Inmates on suicide watch are generally placed in a special observation cell, surrounded with windows, with a bolted down bed and no bedclothes, the official said. A correction officer — or sometimes a fellow inmate trained to be a “suicide companion” — is typically assigned to sit in an adjacent office and monitor the inmate constantly.

Robert Gangi, an expert on prisons and the former executive director of the Correctional Association of New York, said guards also generally take shoelaces and belts away from people on suicide watch. “It’s virtually impossible to kill yourself,” Mr. Gangi said.

Was this too expensive? Did he get crowded out? Were there not enough guards to run the suicide watch centre? Were the officers just sick of him whining about his private island full of child rape victims? I guess we’ll find out, but the answer is going to be some combination of the previous and some further, mundane poorly-run federal jail problem that hasn’t occurred to me. Or, I mean, I guess it could be some high-up in the DOJ had him taken off suicide watch and then murdered! But, you know, almost certainly not. Now what’s necessary is to give his accusers something equivalent to the day in court they have been cheated of, with the most thorough investigation of all time, of his finances, contacts, records, co-conspirators, Alan Dershowitz, and who all else ever went to those fancy parties. Like every other Democrat I’ve ever met, I don’t care what side of the aisle anybody is from. Let justice rain down like waters. Alternately, burn it all down.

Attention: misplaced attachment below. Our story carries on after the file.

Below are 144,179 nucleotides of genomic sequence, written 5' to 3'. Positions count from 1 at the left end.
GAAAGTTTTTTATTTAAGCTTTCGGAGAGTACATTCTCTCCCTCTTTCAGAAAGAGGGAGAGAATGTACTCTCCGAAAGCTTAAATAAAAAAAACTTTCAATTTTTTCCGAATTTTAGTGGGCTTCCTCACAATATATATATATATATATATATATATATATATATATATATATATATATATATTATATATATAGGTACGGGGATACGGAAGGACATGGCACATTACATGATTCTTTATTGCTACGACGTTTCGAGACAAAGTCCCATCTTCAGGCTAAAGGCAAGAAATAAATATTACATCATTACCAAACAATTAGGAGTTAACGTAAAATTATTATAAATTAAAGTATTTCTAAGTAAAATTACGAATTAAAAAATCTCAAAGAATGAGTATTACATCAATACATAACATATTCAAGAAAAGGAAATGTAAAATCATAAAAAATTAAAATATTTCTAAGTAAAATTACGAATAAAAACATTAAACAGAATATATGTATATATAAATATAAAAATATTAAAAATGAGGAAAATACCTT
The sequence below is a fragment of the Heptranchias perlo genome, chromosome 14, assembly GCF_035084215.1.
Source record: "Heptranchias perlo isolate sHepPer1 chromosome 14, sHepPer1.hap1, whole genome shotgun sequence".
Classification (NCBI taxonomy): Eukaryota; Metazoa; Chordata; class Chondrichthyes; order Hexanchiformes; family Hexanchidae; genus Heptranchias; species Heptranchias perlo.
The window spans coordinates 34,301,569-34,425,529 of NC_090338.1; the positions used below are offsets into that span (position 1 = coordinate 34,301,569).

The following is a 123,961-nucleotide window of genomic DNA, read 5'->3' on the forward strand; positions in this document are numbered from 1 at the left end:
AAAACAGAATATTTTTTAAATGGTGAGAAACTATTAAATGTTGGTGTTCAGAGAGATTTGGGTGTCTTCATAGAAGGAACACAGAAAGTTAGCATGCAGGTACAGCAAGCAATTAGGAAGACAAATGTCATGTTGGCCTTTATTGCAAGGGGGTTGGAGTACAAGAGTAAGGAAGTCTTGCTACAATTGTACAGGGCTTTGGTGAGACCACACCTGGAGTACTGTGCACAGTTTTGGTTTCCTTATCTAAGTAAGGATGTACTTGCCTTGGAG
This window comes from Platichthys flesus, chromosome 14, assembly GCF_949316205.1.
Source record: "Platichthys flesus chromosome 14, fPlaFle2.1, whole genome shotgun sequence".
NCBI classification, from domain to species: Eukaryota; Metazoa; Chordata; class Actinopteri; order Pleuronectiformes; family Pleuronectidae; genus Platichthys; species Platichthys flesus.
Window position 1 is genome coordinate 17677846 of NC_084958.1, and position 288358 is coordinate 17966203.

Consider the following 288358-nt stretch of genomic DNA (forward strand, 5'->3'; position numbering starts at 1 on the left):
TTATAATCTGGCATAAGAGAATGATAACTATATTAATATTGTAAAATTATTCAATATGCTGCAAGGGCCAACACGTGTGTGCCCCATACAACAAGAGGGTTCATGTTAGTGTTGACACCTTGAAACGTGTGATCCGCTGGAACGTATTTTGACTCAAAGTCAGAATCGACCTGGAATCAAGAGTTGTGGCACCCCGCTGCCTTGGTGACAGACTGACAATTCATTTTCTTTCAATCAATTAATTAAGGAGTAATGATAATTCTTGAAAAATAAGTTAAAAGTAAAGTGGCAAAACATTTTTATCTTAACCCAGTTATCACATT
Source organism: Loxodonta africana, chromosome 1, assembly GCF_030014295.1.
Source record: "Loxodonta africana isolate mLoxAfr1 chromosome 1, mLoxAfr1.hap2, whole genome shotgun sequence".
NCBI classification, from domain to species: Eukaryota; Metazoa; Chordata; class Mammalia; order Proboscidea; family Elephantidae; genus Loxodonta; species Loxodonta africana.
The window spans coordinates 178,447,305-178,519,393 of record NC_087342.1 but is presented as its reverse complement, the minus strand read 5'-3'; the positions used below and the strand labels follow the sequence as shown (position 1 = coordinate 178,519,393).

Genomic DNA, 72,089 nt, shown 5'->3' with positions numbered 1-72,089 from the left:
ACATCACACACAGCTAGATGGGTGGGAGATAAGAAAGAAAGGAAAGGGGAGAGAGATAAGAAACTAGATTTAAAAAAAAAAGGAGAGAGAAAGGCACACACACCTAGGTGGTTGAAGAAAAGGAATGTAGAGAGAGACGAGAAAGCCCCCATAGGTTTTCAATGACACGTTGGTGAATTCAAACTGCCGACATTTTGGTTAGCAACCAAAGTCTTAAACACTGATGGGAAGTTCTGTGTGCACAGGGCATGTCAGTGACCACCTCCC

[Belle, why not mention the former president in question by name? Google search trending fans the flame of conspiracy theories even when the intention is to debunk them.]

UPDATE: sure, convince me of your conspiracy theory. I am not entirely unpersuadable on this front.

Sunday photoblogging: U-Bahn, Hamburg

by Chris Bertram on August 11, 2019

Hamburg